The massive Reserva Nacional de Paracas (Paracas National Reserve in English) protects a stunning collection of coastal dunes, scenic bays, inviting beaches, and more near the town of Paracas. It’s such a stunning and memorable place that parts of the movie Don’t Look Up were filmed here. Even if you don’t bump into movie stars, there’s plenty to see. Here’s how to explore the Paracas National Reserve including a delicious tip for lunch.

paracas reserve peru

Coastal desert landscapes and colors are a hallmark of the Paracas National Reserve in Peru.

Exploring the Paracas National Reserve in Peru

The Paracas National Reserve, established in 1975, protects the marine-coastal ecosystem of the Paracas Peninsula and a huge expanse of ocean surrounding it. It’s essentially a marine reserve since 65% of the 827,800 acres (335,000 hectares) it protects are underwater.

paracas reserve panorama

Coastal drama in the Paracas National Reserve.

The area’s harsh terrain of sandy dunes and desert landscapes is home to an estimated 216 species of birds, 36 species of mammals (including sea lions galore), and 10 types of reptiles with an estimated 168 species of fish in the surrounding sea.

our truck drive paracas reserve

Our truck on a sand road in the Paracas National Reserve.

We were told that Andean condors are sometimes seen on the beaches within the reserve whenever the carcass of something attracts them down from their usual lofty realm. That’s a rare sight. Unfortunately, we did not see any beach condors when we were there.

birds paracas reserve

Sea birds and sea mammals are the animal stars of the show in the Paracas National Reserve.

After entering the reserve (11 soles or about US$2.75), we drove along a paved road to the reserve’s interpretation center. After perusing decent displays about the area’s flora, fauna, and geography (with descriptions in English and Spanish), we took a short path from the center to the waterfront through the La Aguada wetland (one of the few areas in the reserve where plants and trees survive).

la mina beach overlook paracas reserve

Our truck in the parking area for lovely La Mina Beach.

Peruvian flamingos are sometimes spotted there, but we didn’t see any of them near the interpretation center. However, we did see this species in other areas of the reserve. Next to the interpretation center, you’ll also find the History of Paracas museum which has a cultural and historic focus and educates visitors about the Paracas people and civilization.

la mina beach paracas reserve

Swimming and camping are possible at La Mina beach in the Paracas National Reserve.

Deeper into the reserve, the pavement ends and a sand road connects well-signed viewpoints and beaches. Note that one of the park’s star attractions, a rock formation called La Catedral (The Cathedral in English) is no more after an earthquake in 2007 destroyed it.

paracas reserve beach

With so many bays and inlets in the Paracas National Reserve, it’s possible to find a calm and protected area for swimming.

The Paracas Peninsula is pitted with bays and lined with beaches that you can visit during your exploration of the reserve. Playa La Mina (La Mina Beach) is a particularly lovely arc of sand that’s easy to access via a short trail that takes you down from a parking area to the sand. The surf here is very mild as well so it’s a good place for swimming. There are vendors renting chairs and umbrellas and camping is allowed on this beach as well.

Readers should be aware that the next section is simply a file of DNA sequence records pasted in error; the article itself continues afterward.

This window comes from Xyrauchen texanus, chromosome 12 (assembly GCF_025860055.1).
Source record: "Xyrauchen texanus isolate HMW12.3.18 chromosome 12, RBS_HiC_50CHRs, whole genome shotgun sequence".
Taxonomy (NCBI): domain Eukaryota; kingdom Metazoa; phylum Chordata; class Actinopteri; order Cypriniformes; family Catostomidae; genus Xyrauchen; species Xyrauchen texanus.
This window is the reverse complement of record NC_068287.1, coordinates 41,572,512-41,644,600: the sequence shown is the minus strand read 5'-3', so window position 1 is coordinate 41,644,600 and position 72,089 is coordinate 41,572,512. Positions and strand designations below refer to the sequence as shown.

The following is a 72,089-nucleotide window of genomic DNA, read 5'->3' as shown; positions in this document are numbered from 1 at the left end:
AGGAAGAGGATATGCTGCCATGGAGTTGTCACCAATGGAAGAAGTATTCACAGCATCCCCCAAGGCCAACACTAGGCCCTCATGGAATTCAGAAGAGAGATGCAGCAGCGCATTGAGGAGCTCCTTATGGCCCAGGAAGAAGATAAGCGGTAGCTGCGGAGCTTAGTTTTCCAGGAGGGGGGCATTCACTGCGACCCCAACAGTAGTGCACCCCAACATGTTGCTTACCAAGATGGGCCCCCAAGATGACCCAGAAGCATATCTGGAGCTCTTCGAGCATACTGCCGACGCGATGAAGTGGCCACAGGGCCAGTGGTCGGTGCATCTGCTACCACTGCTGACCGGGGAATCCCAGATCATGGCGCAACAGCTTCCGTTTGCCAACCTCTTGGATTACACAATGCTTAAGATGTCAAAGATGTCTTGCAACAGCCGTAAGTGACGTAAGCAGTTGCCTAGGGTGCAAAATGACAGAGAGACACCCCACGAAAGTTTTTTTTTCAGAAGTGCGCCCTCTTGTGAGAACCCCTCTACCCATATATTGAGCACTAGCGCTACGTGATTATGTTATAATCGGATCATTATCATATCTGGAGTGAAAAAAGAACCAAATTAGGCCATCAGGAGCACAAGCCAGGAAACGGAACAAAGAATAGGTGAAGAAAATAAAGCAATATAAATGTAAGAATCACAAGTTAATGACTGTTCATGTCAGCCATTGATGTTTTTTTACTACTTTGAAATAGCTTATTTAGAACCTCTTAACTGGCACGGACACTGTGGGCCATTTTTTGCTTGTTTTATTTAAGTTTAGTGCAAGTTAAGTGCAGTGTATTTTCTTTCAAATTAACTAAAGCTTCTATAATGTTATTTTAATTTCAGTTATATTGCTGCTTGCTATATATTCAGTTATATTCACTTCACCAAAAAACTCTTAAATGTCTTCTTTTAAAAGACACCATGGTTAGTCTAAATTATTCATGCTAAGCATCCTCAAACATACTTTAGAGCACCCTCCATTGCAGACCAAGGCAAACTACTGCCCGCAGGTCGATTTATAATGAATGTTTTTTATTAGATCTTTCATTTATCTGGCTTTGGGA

red beach paracas reserve

Playa Roja (Red Beach) lives up to its name with a sweeping expanse of naturally-colored sand.

Playa Roja features an arced pink sand beach (colored by pink granodiorite). The color of the sand makes a very dramatic contrast with the blue and green water.

paracas reserve desert sea

Coastal desert at its most dramatic.

There’s culture in the reserve as well because more than 100 archaeological sites from the Paracas culture are located within the reserve.

candelabra petroglyph paracas reserve

The El Candelabro geoglyph is one of more than 100 archaeological sites in the reserve.

One of the most striking archaeological elements of the reserve is the massive and mysterious El Candelabro geoglyph which we got a good look a during our tour of Islas Ballestas.

Paracas National Reserve travel tips

If you don’t have your own vehicle, there are many tour companies in the town of Paracas that provide transport through the reserve. You can also rent bicycles (including motorized bicycles) in nearby Paracas and use them to independently peddle your way around the reserve.

paracas reserve fishing fleet

A small fishing fleet at work.

Try to enter the reserve by 8 am. Temperatures and winds (called paracas in the Quechua language) rise as the day progresses, so it’s cooler and calmer in the morning.

fishing boat paracas reserve

A fishing boat in the waters of the Paracas National Reserve.

We recommend stopping for lunch at a bustling open-air eatery called La Tia Pili (sometimes spelled Pily) as part of your exploration of the reserve. It’s located at the small fishing port in Playa Langunilla. There are four or five eateries there, all serving super fresh fish. However, La Tia Pili has the best waterfront location and view. Yes, you’re paying a bit more for the location and the service isn’t great, but our meal was tasty including a huge plate of perfectly fresh ceviche (33 soles or about US$8) and ice-cold beer (10 soles or about US$2.50 for a 1 liter bottle).

shoreline paracas reserve peru

A rocky shoreline within the Paracas National Reserve.

Your base camp for the Paracas National Reserve is the town of Paracas. Use our Paracas Beach Town Travel Guide to plan your time there.


Here’s more about travel in Peru

Here’s more about National Parks in the Americas


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